You get plenty of meat for your money (how could it be otherwise with such a rep?), but, given the amount (and occasionally depth) of material, I found it strange that Lakdawala’s bibliography contained only six books, one of them not an openings volume (but written by him) and the most recent (openings one) of which was published in 2012. Seven years is a long time in theory. Clearly he must have used other sources; they should have been referenced. (By comparison, Moskalenko’s features twelve books, the NiC yearbooks, databases and internet resources.)

One thing which bugged me was the index of variations, where moves are listed by ‘see game such-and-such’. This is useless; you still have to go and hunt for game such-and-such with no clear idea of where it might be, the more so since game numbers only appear in the text, not, say, at the top of the page. Why not give the page ref, for heaven’s sake? An index is supposed to take readers to a location quickly and efficiently.

In terms of style, Moskalenko writes with what I’d call controlled enthusiasm. It’s obvious he cares deeply about his lines (as per his foreword), but he doesn’t hit you over the head with them, e.g. talking of life on the white side of the King’s Indian, he says, ‘…the Four Pawns Attack was exactly what I was looking for: underdeveloped theory and active play for White…I would like to share with the reader a few secrets that have been discovered during a long period’. Good sales technique which makes you want to know what’s coming next! His explanations of themes and ideas are clear and succinct.

Lakdawala writes with his usual, often irrelevant and distracting, prolixity (‘When I unearth a theoretical novelty, I imagine myself as the Indian Jason Bourne, as he infiltrates CIA headquarters, makes a digital copy of top secret classified information, and then escapes, leaving ten or twelve unconscious or dead bodies behind.’), which, as I’ve said in previous reviews of his books, could easily be omitted to the overall benefit of his work, since, when he cuts to the chase, his wisdom is generally pretty much on the money. I sometimes wonder if his books are edited; there are no attributions. This is obviously a matter of taste; lousy style might sit well with some publishers (why!?), but it clearly doesn’t with guys I’ve heard mutter that they couldn’t stand the thought of another Lakdawala book. Concentrating on the chess content, there is much of interest for any d4-player either looking at their existing lines or for something new.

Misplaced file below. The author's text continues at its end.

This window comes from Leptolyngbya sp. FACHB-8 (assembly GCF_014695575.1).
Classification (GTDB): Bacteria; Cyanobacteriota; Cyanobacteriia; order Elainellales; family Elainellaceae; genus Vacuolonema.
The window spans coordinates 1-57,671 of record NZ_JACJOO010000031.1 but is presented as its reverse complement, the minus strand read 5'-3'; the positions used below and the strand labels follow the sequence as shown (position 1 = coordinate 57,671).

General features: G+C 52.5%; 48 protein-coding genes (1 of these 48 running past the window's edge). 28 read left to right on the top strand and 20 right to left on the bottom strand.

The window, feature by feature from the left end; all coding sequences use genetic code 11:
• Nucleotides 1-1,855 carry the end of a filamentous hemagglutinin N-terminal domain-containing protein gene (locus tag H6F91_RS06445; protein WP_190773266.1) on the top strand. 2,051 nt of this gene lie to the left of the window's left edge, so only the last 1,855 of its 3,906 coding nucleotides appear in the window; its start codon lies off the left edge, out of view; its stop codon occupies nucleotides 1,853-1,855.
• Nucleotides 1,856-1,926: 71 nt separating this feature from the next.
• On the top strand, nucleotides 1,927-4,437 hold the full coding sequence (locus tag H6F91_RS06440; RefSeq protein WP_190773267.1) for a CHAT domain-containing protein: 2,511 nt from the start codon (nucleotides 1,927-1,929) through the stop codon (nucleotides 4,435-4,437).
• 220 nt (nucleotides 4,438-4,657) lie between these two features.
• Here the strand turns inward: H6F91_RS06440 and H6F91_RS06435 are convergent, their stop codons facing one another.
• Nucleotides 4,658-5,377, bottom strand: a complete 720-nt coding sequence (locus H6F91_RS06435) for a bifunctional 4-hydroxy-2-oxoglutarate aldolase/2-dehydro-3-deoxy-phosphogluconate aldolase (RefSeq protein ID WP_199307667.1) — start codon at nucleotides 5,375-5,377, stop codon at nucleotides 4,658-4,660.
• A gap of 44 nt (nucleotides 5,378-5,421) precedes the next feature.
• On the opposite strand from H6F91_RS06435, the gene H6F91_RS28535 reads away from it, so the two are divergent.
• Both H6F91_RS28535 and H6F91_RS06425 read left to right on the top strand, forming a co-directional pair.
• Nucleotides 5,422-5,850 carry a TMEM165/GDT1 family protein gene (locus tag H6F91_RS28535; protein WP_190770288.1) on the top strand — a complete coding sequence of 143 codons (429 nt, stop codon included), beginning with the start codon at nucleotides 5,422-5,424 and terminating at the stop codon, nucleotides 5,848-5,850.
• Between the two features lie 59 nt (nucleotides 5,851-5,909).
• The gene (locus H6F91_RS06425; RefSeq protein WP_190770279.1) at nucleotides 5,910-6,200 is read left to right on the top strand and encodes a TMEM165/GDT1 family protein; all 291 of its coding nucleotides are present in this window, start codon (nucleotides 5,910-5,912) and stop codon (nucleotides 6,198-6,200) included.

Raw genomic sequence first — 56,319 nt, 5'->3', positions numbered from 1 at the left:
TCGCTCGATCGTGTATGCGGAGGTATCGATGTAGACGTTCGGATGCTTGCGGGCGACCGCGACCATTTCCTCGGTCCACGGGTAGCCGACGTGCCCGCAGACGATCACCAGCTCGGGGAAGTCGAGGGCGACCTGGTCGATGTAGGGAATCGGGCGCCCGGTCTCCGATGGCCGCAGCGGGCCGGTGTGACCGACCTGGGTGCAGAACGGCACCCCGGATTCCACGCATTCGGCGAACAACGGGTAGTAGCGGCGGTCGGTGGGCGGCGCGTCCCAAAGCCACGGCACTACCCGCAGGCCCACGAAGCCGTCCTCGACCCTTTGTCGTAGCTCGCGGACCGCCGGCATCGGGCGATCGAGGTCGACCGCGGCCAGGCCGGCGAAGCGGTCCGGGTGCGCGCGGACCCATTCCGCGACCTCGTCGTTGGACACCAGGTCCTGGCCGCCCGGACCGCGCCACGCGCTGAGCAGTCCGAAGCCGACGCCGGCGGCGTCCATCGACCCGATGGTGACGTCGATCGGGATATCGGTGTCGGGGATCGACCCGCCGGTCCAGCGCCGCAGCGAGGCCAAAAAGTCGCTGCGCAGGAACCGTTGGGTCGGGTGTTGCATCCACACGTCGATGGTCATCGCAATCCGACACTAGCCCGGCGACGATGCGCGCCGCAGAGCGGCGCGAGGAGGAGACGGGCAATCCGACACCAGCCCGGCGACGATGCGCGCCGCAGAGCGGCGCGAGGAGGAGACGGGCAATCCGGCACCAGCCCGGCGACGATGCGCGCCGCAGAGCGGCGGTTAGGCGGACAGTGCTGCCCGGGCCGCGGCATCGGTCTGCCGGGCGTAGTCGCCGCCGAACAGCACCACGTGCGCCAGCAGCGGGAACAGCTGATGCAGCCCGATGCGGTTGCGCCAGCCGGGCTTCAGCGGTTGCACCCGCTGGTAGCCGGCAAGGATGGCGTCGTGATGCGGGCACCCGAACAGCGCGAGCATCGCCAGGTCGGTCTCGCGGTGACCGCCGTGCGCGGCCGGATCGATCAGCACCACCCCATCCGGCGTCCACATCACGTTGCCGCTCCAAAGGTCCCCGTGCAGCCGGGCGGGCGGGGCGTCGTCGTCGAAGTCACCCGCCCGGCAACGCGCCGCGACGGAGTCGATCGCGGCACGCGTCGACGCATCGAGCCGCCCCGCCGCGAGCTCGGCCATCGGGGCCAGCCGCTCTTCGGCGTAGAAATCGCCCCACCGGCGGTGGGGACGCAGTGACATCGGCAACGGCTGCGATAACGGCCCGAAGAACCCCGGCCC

In terms of production, both feature clear, easy-to-read text, although I give the nod to NiC’s double column format. Everyman’s current single column house style looks awfully ‘spread out’. They used double columns in the past. I wonder why they dropped them. Everyman uses a larger font, so the books are in effect about the same length.

Which to buy? If you’re a d4-player you’ll probably be interested in both; no harm in the pick ‘n’ mix approach to building your opening repertoire. In terms of content there’s not a lot to choose. Both feature aggressive lines designed to put Black under pressure and, if you’re more familiar with them than your opponent, then you’re bound to rack up a few points.

Ian Marks
October 2019

*****

 

DEVOTED TO CHESS The Creative Heritage of Yuri Razuvaev, compiled by Boris Postovsky, New in Chess, 365 pp., publ. 2019

This is a collection of interviews with, memories of, and articles and games by the well-known Russian GM who, like so many talented individuals, was taken from us far too early at the age of 66 in 2012. Those remembering him include stellar names like Carlsen, Kasparov and Spassky, and there are numerous historical flashbacks to the days of Botvinnik and Smyslov. (Razuvaev rubbed shoulders with all the good and great of Soviet/Russian chess.) The reminiscences paint a picture of a warm, friendly, erudite human being, genuinely interested in others and, as the title says, devoted to the game he loved.